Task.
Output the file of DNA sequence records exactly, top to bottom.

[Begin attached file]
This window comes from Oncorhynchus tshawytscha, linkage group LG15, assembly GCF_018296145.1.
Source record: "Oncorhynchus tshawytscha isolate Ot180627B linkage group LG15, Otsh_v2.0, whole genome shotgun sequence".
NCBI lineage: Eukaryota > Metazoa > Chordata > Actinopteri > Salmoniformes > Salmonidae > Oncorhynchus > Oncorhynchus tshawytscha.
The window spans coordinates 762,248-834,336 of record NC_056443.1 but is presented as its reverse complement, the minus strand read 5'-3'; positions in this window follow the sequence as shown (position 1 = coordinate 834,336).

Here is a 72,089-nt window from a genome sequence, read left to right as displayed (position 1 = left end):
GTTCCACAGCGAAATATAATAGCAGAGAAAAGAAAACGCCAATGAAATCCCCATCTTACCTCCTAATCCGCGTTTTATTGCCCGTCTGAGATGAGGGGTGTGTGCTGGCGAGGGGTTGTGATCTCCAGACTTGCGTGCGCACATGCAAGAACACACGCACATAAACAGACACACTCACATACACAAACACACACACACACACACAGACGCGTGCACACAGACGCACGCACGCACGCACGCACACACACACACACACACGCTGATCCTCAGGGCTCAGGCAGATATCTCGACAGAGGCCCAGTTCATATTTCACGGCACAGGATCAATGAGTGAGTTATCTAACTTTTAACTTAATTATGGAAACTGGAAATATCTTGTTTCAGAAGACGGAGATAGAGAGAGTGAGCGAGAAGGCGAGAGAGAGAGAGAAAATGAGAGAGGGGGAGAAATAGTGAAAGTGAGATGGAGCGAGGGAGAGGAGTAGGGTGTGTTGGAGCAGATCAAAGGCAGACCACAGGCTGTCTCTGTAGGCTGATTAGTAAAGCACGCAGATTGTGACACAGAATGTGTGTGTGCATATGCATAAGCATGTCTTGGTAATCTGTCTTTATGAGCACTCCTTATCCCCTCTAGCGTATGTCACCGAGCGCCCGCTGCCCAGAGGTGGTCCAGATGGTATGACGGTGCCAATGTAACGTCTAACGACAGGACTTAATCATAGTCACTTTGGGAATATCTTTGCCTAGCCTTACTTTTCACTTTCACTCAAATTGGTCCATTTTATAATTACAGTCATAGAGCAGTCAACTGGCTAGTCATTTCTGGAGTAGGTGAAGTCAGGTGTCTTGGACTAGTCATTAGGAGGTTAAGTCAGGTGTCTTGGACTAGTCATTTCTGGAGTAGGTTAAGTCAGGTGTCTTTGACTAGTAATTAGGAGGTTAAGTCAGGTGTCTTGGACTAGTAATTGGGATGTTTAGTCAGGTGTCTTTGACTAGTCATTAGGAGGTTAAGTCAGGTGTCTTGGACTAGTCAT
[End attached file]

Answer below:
This window comes from Oncorhynchus tshawytscha, linkage group LG15, assembly GCF_018296145.1.
Source record: "Oncorhynchus tshawytscha isolate Ot180627B linkage group LG15, Otsh_v2.0, whole genome shotgun sequence".
NCBI lineage: Eukaryota > Metazoa > Chordata > Actinopteri > Salmoniformes > Salmonidae > Oncorhynchus > Oncorhynchus tshawytscha.
The window spans coordinates 762,248-834,336 of record NC_056443.1 but is presented as its reverse complement, the minus strand read 5'-3'; positions in this window follow the sequence as shown (position 1 = coordinate 834,336).

Here is a 72,089-nt window from a genome sequence, read left to right as displayed (position 1 = left end):
GTTCCACAGCGAAATATAATAGCAGAGAAAAGAAAACGCCAATGAAATCCCCATCTTACCTCCTAATCCGCGTTTTATTGCCCGTCTGAGATGAGGGGTGTGTGCTGGCGAGGGGTTGTGATCTCCAGACTTGCGTGCGCACATGCAAGAACACACGCACATAAACAGACACACTCACATACACAAACACACACACACACACACAGACGCGTGCACACAGACGCACGCACGCACGCACGCACACACACACACACACACGCTGATCCTCAGGGCTCAGGCAGATATCTCGACAGAGGCCCAGTTCATATTTCACGGCACAGGATCAATGAGTGAGTTATCTAACTTTTAACTTAATTATGGAAACTGGAAATATCTTGTTTCAGAAGACGGAGATAGAGAGAGTGAGCGAGAAGGCGAGAGAGAGAGAGAAAATGAGAGAGGGGGAGAAATAGTGAAAGTGAGATGGAGCGAGGGAGAGGAGTAGGGTGTGTTGGAGCAGATCAAAGGCAGACCACAGGCTGTCTCTGTAGGCTGATTAGTAAAGCACGCAGATTGTGACACAGAATGTGTGTGTGCATATGCATAAGCATGTCTTGGTAATCTGTCTTTATGAGCACTCCTTATCCCCTCTAGCGTATGTCACCGAGCGCCCGCTGCCCAGAGGTGGTCCAGATGGTATGACGGTGCCAATGTAACGTCTAACGACAGGACTTAATCATAGTCACTTTGGGAATATCTTTGCCTAGCCTTACTTTTCACTTTCACTCAAATTGGTCCATTTTATAATTACAGTCATAGAGCAGTCAACTGGCTAGTCATTTCTGGAGTAGGTGAAGTCAGGTGTCTTGGACTAGTCATTAGGAGGTTAAGTCAGGTGTCTTGGACTAGTCATTTCTGGAGTAGGTTAAGTCAGGTGTCTTTGACTAGTAATTAGGAGGTTAAGTCAGGTGTCTTGGACTAGTAATTGGGATGTTTAGTCAGGTGTCTTTGACTAGTCATTAGGAGGTTAAGTCAGGTGTCTTGGACTAGTCAT